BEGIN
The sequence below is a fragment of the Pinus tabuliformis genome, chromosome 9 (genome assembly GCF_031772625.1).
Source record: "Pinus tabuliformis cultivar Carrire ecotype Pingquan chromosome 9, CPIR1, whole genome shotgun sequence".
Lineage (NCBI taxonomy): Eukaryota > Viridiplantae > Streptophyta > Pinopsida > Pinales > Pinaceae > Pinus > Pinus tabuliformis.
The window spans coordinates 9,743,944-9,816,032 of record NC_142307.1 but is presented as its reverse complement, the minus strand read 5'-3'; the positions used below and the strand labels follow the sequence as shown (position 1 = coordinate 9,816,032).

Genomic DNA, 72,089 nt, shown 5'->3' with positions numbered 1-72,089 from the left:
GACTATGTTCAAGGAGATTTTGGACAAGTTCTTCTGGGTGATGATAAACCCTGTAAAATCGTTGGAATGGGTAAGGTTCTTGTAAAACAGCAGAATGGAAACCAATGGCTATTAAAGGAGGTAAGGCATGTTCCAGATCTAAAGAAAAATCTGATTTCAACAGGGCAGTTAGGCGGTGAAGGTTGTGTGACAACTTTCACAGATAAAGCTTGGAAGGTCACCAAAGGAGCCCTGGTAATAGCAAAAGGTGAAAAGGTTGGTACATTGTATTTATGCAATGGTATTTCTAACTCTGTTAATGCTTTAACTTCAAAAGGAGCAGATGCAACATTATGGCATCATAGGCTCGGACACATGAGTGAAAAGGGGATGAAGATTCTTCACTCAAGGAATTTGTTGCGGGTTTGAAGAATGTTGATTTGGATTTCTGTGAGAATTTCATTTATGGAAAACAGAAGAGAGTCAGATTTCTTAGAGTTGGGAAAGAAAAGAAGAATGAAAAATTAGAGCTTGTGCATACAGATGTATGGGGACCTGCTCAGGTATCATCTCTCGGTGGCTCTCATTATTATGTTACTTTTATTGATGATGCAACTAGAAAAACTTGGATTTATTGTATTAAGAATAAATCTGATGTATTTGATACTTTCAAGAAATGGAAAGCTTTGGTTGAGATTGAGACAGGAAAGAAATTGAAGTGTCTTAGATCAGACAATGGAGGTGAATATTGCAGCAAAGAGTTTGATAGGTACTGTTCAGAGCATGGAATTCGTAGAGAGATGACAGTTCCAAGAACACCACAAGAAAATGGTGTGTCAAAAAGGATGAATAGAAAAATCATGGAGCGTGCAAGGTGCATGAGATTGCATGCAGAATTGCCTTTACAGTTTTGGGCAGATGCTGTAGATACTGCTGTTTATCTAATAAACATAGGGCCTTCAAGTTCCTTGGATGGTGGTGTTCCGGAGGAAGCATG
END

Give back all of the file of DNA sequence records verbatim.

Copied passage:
The sequence below is a fragment of the Pinus tabuliformis genome, chromosome 9 (genome assembly GCF_031772625.1).
Source record: "Pinus tabuliformis cultivar Carrire ecotype Pingquan chromosome 9, CPIR1, whole genome shotgun sequence".
Lineage (NCBI taxonomy): Eukaryota > Viridiplantae > Streptophyta > Pinopsida > Pinales > Pinaceae > Pinus > Pinus tabuliformis.
The window spans coordinates 9,743,944-9,816,032 of record NC_142307.1 but is presented as its reverse complement, the minus strand read 5'-3'; the positions used below and the strand labels follow the sequence as shown (position 1 = coordinate 9,816,032).

Genomic DNA, 72,089 nt, shown 5'->3' with positions numbered 1-72,089 from the left:
GACTATGTTCAAGGAGATTTTGGACAAGTTCTTCTGGGTGATGATAAACCCTGTAAAATCGTTGGAATGGGTAAGGTTCTTGTAAAACAGCAGAATGGAAACCAATGGCTATTAAAGGAGGTAAGGCATGTTCCAGATCTAAAGAAAAATCTGATTTCAACAGGGCAGTTAGGCGGTGAAGGTTGTGTGACAACTTTCACAGATAAAGCTTGGAAGGTCACCAAAGGAGCCCTGGTAATAGCAAAAGGTGAAAAGGTTGGTACATTGTATTTATGCAATGGTATTTCTAACTCTGTTAATGCTTTAACTTCAAAAGGAGCAGATGCAACATTATGGCATCATAGGCTCGGACACATGAGTGAAAAGGGGATGAAGATTCTTCACTCAAGGAATTTGTTGCGGGTTTGAAGAATGTTGATTTGGATTTCTGTGAGAATTTCATTTATGGAAAACAGAAGAGAGTCAGATTTCTTAGAGTTGGGAAAGAAAAGAAGAATGAAAAATTAGAGCTTGTGCATACAGATGTATGGGGACCTGCTCAGGTATCATCTCTCGGTGGCTCTCATTATTATGTTACTTTTATTGATGATGCAACTAGAAAAACTTGGATTTATTGTATTAAGAATAAATCTGATGTATTTGATACTTTCAAGAAATGGAAAGCTTTGGTTGAGATTGAGACAGGAAAGAAATTGAAGTGTCTTAGATCAGACAATGGAGGTGAATATTGCAGCAAAGAGTTTGATAGGTACTGTTCAGAGCATGGAATTCGTAGAGAGATGACAGTTCCAAGAACACCACAAGAAAATGGTGTGTCAAAAAGGATGAATAGAAAAATCATGGAGCGTGCAAGGTGCATGAGATTGCATGCAGAATTGCCTTTACAGTTTTGGGCAGATGCTGTAGATACTGCTGTTTATCTAATAAACATAGGGCCTTCAAGTTCCTTGGATGGTGGTGTTCCGGAGGAAGCATG